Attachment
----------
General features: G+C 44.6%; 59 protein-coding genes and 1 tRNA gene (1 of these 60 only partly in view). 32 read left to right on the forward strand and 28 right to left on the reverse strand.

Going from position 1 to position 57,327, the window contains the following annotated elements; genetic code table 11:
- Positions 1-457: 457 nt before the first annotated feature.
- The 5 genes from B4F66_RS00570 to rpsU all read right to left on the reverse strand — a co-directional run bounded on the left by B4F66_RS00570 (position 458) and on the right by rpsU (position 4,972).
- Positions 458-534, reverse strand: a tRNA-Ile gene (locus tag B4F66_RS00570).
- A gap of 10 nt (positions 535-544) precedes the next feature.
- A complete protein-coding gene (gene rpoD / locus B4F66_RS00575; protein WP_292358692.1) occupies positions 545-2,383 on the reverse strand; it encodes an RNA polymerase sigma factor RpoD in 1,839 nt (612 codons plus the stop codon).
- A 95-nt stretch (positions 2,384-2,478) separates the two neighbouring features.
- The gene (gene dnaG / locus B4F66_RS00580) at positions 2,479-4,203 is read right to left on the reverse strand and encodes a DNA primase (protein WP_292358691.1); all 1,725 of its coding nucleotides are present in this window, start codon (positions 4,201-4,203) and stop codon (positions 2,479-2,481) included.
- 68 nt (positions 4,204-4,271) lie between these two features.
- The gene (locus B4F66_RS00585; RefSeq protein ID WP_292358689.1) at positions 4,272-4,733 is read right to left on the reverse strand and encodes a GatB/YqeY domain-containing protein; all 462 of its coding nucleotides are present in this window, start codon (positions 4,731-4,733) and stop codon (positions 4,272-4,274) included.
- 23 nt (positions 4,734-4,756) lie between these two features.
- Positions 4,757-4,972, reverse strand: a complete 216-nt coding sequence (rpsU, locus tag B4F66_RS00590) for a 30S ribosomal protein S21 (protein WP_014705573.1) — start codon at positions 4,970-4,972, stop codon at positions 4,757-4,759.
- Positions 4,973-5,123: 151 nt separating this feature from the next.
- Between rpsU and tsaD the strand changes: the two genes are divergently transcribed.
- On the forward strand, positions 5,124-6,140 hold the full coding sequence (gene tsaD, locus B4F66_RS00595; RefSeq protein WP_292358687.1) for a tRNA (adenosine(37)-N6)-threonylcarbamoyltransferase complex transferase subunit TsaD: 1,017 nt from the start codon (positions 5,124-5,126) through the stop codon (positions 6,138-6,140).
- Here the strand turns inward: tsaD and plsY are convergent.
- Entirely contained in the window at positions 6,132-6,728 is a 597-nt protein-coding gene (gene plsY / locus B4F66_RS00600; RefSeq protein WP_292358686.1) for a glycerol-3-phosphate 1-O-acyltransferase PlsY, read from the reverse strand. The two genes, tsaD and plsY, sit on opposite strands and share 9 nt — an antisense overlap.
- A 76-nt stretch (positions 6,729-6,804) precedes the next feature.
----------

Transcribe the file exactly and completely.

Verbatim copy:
General features: G+C 44.6%; 59 protein-coding genes and 1 tRNA gene (1 of these 60 only partly in view). 32 read left to right on the forward strand and 28 right to left on the reverse strand.

Going from position 1 to position 57,327, the window contains the following annotated elements; genetic code table 11:
- Positions 1-457: 457 nt before the first annotated feature.
- The 5 genes from B4F66_RS00570 to rpsU all read right to left on the reverse strand — a co-directional run bounded on the left by B4F66_RS00570 (position 458) and on the right by rpsU (position 4,972).
- Positions 458-534, reverse strand: a tRNA-Ile gene (locus tag B4F66_RS00570).
- A gap of 10 nt (positions 535-544) precedes the next feature.
- A complete protein-coding gene (gene rpoD / locus B4F66_RS00575; protein WP_292358692.1) occupies positions 545-2,383 on the reverse strand; it encodes an RNA polymerase sigma factor RpoD in 1,839 nt (612 codons plus the stop codon).
- A 95-nt stretch (positions 2,384-2,478) separates the two neighbouring features.
- The gene (gene dnaG / locus B4F66_RS00580) at positions 2,479-4,203 is read right to left on the reverse strand and encodes a DNA primase (protein WP_292358691.1); all 1,725 of its coding nucleotides are present in this window, start codon (positions 4,201-4,203) and stop codon (positions 2,479-2,481) included.
- 68 nt (positions 4,204-4,271) lie between these two features.
- The gene (locus B4F66_RS00585; RefSeq protein ID WP_292358689.1) at positions 4,272-4,733 is read right to left on the reverse strand and encodes a GatB/YqeY domain-containing protein; all 462 of its coding nucleotides are present in this window, start codon (positions 4,731-4,733) and stop codon (positions 4,272-4,274) included.
- 23 nt (positions 4,734-4,756) lie between these two features.
- Positions 4,757-4,972, reverse strand: a complete 216-nt coding sequence (rpsU, locus tag B4F66_RS00590) for a 30S ribosomal protein S21 (protein WP_014705573.1) — start codon at positions 4,970-4,972, stop codon at positions 4,757-4,759.
- Positions 4,973-5,123: 151 nt separating this feature from the next.
- Between rpsU and tsaD the strand changes: the two genes are divergently transcribed.
- On the forward strand, positions 5,124-6,140 hold the full coding sequence (gene tsaD, locus B4F66_RS00595; RefSeq protein WP_292358687.1) for a tRNA (adenosine(37)-N6)-threonylcarbamoyltransferase complex transferase subunit TsaD: 1,017 nt from the start codon (positions 5,124-5,126) through the stop codon (positions 6,138-6,140).
- Here the strand turns inward: tsaD and plsY are convergent.
- Entirely contained in the window at positions 6,132-6,728 is a 597-nt protein-coding gene (gene plsY / locus B4F66_RS00600; RefSeq protein WP_292358686.1) for a glycerol-3-phosphate 1-O-acyltransferase PlsY, read from the reverse strand. The two genes, tsaD and plsY, sit on opposite strands and share 9 nt — an antisense overlap.
- A 76-nt stretch (positions 6,729-6,804) precedes the next feature.